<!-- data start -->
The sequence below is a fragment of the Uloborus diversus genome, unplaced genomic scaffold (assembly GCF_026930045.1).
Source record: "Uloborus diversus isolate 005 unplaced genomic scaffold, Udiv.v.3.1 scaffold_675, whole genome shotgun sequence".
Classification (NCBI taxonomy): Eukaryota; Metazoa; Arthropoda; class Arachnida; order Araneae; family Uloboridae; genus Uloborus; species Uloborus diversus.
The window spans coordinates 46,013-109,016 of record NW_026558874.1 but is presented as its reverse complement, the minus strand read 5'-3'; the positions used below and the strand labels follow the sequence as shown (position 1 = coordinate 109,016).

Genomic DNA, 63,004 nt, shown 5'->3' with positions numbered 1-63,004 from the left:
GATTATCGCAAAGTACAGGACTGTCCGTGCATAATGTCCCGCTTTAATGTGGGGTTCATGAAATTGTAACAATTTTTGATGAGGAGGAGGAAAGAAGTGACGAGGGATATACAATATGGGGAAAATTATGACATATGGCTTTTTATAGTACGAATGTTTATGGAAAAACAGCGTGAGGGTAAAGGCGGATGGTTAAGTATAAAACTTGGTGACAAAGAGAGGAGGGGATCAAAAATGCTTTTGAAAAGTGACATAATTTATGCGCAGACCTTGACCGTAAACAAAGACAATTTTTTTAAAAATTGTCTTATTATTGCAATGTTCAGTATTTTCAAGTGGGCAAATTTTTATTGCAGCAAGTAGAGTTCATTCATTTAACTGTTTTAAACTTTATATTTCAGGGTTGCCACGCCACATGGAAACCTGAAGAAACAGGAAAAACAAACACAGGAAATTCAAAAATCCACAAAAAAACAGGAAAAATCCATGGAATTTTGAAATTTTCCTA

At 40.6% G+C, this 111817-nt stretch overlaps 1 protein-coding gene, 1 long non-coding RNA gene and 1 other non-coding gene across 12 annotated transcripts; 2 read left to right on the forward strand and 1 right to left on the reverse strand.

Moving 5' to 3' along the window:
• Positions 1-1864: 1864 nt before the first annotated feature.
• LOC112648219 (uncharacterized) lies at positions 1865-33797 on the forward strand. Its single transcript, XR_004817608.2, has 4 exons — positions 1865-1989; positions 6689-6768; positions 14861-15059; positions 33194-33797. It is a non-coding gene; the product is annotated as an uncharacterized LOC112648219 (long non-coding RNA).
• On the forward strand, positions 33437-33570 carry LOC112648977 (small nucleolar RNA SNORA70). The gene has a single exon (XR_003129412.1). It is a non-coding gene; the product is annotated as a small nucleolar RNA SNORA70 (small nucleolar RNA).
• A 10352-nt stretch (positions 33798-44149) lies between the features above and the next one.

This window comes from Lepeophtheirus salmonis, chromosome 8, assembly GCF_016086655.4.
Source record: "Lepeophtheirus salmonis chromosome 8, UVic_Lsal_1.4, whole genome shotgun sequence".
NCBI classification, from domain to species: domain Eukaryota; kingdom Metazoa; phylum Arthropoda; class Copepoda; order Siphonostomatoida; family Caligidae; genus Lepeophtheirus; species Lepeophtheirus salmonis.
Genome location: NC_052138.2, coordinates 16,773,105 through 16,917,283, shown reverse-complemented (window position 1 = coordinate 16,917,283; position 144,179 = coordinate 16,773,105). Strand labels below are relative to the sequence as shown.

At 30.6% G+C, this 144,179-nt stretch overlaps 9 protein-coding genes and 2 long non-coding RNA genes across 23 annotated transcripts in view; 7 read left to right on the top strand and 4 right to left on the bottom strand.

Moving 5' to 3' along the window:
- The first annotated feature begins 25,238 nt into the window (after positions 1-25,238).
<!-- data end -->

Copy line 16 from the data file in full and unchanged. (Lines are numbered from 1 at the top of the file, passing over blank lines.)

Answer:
Genome location: NC_052138.2, coordinates 16,773,105 through 16,917,283, shown reverse-complemented (window position 1 = coordinate 16,917,283; position 144,179 = coordinate 16,773,105). Strand labels below are relative to the sequence as shown.